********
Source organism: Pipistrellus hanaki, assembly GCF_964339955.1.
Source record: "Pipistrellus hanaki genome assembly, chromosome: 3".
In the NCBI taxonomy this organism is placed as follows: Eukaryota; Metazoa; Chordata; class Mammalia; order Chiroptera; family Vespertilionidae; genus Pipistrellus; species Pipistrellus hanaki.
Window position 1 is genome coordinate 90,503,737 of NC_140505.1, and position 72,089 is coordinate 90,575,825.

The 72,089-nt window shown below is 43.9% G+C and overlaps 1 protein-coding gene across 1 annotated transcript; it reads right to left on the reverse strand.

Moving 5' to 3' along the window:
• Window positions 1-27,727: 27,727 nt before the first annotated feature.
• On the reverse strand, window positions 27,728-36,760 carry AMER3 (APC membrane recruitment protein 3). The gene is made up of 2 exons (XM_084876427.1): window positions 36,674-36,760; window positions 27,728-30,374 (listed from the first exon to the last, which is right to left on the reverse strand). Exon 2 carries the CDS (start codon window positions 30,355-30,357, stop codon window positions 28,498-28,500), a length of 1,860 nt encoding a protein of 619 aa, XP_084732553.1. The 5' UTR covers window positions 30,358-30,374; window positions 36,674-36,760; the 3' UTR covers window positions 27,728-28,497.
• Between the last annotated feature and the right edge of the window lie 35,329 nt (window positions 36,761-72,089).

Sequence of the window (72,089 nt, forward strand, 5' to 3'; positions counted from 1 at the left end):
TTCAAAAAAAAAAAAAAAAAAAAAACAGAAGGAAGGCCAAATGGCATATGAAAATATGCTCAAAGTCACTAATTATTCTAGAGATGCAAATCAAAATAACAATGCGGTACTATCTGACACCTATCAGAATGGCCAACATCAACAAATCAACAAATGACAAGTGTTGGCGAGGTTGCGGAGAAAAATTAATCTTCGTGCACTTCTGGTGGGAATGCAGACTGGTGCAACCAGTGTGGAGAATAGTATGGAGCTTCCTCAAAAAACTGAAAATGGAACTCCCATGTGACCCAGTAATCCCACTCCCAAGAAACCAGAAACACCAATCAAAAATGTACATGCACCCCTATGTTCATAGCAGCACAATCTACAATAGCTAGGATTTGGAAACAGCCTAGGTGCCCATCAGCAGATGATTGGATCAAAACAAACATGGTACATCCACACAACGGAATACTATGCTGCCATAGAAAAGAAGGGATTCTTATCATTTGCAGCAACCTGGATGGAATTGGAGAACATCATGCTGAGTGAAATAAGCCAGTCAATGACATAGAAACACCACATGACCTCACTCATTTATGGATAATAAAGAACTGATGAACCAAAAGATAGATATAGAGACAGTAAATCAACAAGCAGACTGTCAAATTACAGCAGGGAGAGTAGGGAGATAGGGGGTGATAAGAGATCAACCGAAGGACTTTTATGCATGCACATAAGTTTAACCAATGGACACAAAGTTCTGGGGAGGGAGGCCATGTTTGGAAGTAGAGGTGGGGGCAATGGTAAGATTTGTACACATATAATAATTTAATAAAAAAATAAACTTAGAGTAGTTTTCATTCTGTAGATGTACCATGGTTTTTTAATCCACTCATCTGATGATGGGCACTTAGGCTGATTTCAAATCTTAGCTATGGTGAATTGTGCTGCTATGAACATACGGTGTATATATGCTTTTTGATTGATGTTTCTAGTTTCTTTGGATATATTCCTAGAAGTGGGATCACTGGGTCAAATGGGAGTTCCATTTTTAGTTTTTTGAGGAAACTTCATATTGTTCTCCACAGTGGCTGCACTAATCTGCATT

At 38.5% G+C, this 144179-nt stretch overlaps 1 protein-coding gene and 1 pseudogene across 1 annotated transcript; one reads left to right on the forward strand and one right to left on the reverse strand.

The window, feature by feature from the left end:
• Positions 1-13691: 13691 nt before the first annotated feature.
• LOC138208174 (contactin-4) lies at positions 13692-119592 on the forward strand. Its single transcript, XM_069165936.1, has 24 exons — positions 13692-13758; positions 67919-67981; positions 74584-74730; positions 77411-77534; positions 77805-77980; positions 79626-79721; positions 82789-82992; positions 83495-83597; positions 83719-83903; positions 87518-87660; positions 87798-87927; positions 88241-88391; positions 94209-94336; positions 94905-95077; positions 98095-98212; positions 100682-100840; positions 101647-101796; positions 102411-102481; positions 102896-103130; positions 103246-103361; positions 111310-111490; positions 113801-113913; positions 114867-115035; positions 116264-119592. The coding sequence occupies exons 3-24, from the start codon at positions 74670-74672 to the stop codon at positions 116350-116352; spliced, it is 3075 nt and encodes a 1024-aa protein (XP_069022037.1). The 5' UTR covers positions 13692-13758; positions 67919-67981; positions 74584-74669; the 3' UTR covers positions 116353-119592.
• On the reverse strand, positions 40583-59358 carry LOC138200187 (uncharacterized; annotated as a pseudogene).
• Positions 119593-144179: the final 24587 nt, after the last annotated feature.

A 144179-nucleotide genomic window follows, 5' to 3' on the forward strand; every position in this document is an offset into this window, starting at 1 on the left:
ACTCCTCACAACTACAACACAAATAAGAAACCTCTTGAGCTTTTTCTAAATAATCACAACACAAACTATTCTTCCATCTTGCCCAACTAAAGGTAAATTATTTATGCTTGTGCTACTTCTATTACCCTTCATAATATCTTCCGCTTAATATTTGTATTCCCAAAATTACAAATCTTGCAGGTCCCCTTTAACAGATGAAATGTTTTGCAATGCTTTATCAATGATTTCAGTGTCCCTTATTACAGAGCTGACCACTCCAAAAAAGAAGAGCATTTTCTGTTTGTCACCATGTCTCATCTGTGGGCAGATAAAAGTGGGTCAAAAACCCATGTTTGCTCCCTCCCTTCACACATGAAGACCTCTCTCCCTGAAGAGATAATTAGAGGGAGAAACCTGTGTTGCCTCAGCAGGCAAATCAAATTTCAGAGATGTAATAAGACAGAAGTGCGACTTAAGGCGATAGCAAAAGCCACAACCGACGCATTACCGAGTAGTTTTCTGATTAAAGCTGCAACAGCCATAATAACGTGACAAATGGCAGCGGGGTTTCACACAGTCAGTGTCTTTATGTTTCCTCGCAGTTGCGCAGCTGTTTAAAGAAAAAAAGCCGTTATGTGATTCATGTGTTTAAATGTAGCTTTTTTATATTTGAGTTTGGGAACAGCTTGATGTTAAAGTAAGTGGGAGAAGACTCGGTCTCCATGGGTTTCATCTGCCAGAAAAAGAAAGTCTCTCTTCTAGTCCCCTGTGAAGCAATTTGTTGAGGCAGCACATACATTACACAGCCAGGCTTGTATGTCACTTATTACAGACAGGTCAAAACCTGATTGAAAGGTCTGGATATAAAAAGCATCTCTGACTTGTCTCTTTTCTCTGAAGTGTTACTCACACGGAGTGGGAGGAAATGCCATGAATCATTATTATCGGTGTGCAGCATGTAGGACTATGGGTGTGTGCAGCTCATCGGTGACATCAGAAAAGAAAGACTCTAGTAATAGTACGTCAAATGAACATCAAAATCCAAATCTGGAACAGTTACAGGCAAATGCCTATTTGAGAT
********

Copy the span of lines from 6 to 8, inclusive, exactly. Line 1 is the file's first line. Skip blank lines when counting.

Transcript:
Moving 5' to 3' along the window:
• Window positions 1-27,727: 27,727 nt before the first annotated feature.
• On the reverse strand, window positions 27,728-36,760 carry AMER3 (APC membrane recruitment protein 3). The gene is made up of 2 exons (XM_084876427.1): window positions 36,674-36,760; window positions 27,728-30,374 (listed from the first exon to the last, which is right to left on the reverse strand). Exon 2 carries the CDS (start codon window positions 30,355-30,357, stop codon window positions 28,498-28,500), a length of 1,860 nt encoding a protein of 619 aa, XP_084732553.1. The 5' UTR covers window positions 30,358-30,374; window positions 36,674-36,760; the 3' UTR covers window positions 27,728-28,497.